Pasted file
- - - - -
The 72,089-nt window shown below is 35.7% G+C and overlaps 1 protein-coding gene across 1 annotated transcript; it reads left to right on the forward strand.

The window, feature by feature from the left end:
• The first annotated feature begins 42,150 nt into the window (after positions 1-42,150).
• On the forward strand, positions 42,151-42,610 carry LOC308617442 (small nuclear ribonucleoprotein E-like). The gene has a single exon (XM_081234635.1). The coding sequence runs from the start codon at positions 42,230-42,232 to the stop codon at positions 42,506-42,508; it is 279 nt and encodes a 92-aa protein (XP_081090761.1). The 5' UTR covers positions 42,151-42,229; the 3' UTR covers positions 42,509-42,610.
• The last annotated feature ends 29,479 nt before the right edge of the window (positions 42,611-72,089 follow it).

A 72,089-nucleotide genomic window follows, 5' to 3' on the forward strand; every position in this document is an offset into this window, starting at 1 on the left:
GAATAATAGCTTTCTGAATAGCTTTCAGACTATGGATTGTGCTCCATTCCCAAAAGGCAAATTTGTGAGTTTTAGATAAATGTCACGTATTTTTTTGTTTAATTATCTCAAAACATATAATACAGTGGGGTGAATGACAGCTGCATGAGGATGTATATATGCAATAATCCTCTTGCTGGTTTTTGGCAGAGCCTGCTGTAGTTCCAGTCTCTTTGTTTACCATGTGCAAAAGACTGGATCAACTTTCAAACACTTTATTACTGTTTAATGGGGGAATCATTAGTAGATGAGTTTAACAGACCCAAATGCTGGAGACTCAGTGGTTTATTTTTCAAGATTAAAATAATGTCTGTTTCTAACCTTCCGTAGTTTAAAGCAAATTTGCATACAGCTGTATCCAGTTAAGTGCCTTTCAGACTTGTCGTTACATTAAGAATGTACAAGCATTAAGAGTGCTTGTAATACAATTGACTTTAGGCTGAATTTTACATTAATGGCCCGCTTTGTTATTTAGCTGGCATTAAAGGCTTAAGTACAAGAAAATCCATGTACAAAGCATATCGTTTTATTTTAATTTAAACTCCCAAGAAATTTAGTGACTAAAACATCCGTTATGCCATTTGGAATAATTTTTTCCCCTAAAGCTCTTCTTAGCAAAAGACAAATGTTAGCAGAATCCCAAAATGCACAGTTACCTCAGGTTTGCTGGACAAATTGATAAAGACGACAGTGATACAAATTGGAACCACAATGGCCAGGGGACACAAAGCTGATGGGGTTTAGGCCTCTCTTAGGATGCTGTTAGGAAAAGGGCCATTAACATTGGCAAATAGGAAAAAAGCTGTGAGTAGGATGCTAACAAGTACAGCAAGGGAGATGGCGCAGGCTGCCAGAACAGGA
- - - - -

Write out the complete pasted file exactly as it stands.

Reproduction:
The 72,089-nt window shown below is 35.7% G+C and overlaps 1 protein-coding gene across 1 annotated transcript; it reads left to right on the forward strand.

The window, feature by feature from the left end:
• The first annotated feature begins 42,150 nt into the window (after positions 1-42,150).
• On the forward strand, positions 42,151-42,610 carry LOC308617442 (small nuclear ribonucleoprotein E-like). The gene has a single exon (XM_081234635.1). The coding sequence runs from the start codon at positions 42,230-42,232 to the stop codon at positions 42,506-42,508; it is 279 nt and encodes a 92-aa protein (XP_081090761.1). The 5' UTR covers positions 42,151-42,229; the 3' UTR covers positions 42,509-42,610.
• The last annotated feature ends 29,479 nt before the right edge of the window (positions 42,611-72,089 follow it).

A 72,089-nucleotide genomic window follows, 5' to 3' on the forward strand; every position in this document is an offset into this window, starting at 1 on the left:
GAATAATAGCTTTCTGAATAGCTTTCAGACTATGGATTGTGCTCCATTCCCAAAAGGCAAATTTGTGAGTTTTAGATAAATGTCACGTATTTTTTTGTTTAATTATCTCAAAACATATAATACAGTGGGGTGAATGACAGCTGCATGAGGATGTATATATGCAATAATCCTCTTGCTGGTTTTTGGCAGAGCCTGCTGTAGTTCCAGTCTCTTTGTTTACCATGTGCAAAAGACTGGATCAACTTTCAAACACTTTATTACTGTTTAATGGGGGAATCATTAGTAGATGAGTTTAACAGACCCAAATGCTGGAGACTCAGTGGTTTATTTTTCAAGATTAAAATAATGTCTGTTTCTAACCTTCCGTAGTTTAAAGCAAATTTGCATACAGCTGTATCCAGTTAAGTGCCTTTCAGACTTGTCGTTACATTAAGAATGTACAAGCATTAAGAGTGCTTGTAATACAATTGACTTTAGGCTGAATTTTACATTAATGGCCCGCTTTGTTATTTAGCTGGCATTAAAGGCTTAAGTACAAGAAAATCCATGTACAAAGCATATCGTTTTATTTTAATTTAAACTCCCAAGAAATTTAGTGACTAAAACATCCGTTATGCCATTTGGAATAATTTTTTCCCCTAAAGCTCTTCTTAGCAAAAGACAAATGTTAGCAGAATCCCAAAATGCACAGTTACCTCAGGTTTGCTGGACAAATTGATAAAGACGACAGTGATACAAATTGGAACCACAATGGCCAGGGGACACAAAGCTGATGGGGTTTAGGCCTCTCTTAGGATGCTGTTAGGAAAAGGGCCATTAACATTGGCAAATAGGAAAAAAGCTGTGAGTAGGATGCTAACAAGTACAGCAAGGGAGATGGCGCAGGCTGCCAGAACAGGA